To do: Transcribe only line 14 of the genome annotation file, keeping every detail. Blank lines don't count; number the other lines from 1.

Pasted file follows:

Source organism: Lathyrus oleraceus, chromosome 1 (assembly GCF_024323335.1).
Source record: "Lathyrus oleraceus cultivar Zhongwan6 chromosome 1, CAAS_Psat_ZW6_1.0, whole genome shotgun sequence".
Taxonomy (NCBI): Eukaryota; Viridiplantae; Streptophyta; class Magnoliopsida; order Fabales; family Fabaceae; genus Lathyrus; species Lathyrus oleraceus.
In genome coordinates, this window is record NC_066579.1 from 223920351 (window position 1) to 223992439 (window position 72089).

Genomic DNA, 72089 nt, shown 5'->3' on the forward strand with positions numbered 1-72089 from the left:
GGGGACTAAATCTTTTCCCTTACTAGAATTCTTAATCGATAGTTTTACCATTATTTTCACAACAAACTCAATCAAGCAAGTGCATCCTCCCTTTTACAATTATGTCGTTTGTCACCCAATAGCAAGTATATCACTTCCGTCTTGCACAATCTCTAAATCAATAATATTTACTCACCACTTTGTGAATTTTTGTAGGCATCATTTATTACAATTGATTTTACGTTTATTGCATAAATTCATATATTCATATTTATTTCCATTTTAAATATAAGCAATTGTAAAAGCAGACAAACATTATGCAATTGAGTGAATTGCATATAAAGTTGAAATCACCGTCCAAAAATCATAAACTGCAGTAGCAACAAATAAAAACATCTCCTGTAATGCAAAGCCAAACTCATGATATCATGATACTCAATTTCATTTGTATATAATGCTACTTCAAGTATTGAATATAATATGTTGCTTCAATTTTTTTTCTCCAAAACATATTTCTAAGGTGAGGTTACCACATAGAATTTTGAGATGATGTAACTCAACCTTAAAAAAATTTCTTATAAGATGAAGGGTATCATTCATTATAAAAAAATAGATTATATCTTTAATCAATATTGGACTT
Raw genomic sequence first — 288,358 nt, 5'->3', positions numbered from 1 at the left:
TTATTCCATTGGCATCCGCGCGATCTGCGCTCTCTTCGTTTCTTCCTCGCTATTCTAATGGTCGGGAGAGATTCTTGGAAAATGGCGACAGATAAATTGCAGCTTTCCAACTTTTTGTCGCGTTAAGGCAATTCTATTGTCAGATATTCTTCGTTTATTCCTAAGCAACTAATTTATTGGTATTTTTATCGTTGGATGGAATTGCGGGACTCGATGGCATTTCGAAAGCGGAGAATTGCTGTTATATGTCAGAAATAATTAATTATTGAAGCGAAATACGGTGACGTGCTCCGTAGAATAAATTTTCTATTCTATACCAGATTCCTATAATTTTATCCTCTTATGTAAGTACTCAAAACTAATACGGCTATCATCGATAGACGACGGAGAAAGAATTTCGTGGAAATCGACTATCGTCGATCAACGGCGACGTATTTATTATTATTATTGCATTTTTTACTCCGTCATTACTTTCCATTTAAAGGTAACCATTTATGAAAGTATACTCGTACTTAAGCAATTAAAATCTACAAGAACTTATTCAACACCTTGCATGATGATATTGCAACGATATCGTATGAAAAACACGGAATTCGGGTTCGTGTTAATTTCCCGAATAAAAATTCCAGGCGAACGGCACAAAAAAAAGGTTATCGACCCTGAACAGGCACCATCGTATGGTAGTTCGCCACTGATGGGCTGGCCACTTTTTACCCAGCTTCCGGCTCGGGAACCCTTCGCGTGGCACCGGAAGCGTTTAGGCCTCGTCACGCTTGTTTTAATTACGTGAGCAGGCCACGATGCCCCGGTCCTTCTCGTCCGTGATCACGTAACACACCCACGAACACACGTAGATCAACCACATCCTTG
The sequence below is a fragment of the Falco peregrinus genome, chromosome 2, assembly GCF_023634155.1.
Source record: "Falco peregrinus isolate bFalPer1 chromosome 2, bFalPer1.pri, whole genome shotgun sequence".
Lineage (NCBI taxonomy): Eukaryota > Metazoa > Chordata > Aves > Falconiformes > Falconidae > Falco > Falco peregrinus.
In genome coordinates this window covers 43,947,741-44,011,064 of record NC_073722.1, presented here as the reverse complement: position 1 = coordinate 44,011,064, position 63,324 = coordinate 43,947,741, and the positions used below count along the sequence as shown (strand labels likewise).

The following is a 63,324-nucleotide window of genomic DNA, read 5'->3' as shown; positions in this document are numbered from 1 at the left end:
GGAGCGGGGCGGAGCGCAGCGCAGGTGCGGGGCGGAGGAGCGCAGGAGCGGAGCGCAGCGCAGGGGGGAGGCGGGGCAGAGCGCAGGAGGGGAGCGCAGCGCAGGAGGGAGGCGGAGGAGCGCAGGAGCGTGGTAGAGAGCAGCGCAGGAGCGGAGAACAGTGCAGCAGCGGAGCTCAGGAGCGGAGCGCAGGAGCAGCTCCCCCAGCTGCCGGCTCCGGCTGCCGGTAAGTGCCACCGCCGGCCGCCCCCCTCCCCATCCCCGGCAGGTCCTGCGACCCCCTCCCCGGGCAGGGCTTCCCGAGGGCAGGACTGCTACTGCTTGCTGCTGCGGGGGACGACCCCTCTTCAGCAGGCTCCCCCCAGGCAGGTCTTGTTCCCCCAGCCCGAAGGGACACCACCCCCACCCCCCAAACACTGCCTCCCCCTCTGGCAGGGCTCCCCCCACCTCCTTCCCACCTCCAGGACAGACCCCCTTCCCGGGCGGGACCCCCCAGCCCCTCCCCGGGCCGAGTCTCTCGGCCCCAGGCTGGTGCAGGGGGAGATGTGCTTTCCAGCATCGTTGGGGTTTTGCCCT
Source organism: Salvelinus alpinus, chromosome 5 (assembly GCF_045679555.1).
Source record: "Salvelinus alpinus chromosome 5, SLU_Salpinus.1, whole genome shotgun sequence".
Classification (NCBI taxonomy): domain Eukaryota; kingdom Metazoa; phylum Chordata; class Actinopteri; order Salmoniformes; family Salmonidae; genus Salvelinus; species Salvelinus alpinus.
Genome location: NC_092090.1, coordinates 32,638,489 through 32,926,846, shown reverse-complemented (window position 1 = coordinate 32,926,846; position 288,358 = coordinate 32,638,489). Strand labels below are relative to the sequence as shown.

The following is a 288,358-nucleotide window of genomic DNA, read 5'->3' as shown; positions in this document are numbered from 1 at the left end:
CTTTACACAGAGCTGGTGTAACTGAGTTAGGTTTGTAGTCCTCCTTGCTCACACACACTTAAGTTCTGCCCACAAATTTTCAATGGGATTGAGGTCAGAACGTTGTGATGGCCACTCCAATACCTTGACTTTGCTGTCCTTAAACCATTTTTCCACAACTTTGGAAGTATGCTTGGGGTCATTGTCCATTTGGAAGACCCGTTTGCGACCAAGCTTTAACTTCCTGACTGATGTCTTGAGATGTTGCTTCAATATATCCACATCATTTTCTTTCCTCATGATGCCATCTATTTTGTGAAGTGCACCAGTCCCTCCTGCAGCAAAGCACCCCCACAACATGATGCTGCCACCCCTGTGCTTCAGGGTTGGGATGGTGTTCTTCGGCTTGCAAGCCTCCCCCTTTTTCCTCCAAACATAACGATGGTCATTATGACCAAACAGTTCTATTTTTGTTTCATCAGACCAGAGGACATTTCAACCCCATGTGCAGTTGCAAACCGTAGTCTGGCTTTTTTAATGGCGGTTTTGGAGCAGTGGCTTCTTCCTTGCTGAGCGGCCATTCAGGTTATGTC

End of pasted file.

GGAGCGGGGCGGAGCGCAGCGCAGGTGCGGGGCGGAGGAGCGCAGGAGCGGAGCGCAGCGCAGGGGGGAGGCGGGGCAGAGCGCAGGAGGGGAGCGCAGCGCAGGAGGGAGGCGGAGGAGCGCAGGAGCGTGGTAGAGAGCAGCGCAGGAGCGGAGAACAGTGCAGCAGCGGAGCTCAGGAGCGGAGCGCAGGAGCAGCTCCCCCAGCTGCCGGCTCCGGCTGCCGGTAAGTGCCACCGCCGGCCGCCCCCCTCCCCATCCCCGGCAGGTCCTGCGACCCCCTCCCCGGGCAGGGCTTCCCGAGGGCAGGACTGCTACTGCTTGCTGCTGCGGGGGACGACCCCTCTTCAGCAGGCTCCCCCCAGGCAGGTCTTGTTCCCCCAGCCCGAAGGGACACCACCCCCACCCCCCAAACACTGCCTCCCCCTCTGGCAGGGCTCCCCCCACCTCCTTCCCACCTCCAGGACAGACCCCCTTCCCGGGCGGGACCCCCCAGCCCCTCCCCGGGCCGAGTCTCTCGGCCCCAGGCTGGTGCAGGGGGAGATGTGCTTTCCAGCATCGTTGGGGTTTTGCCCT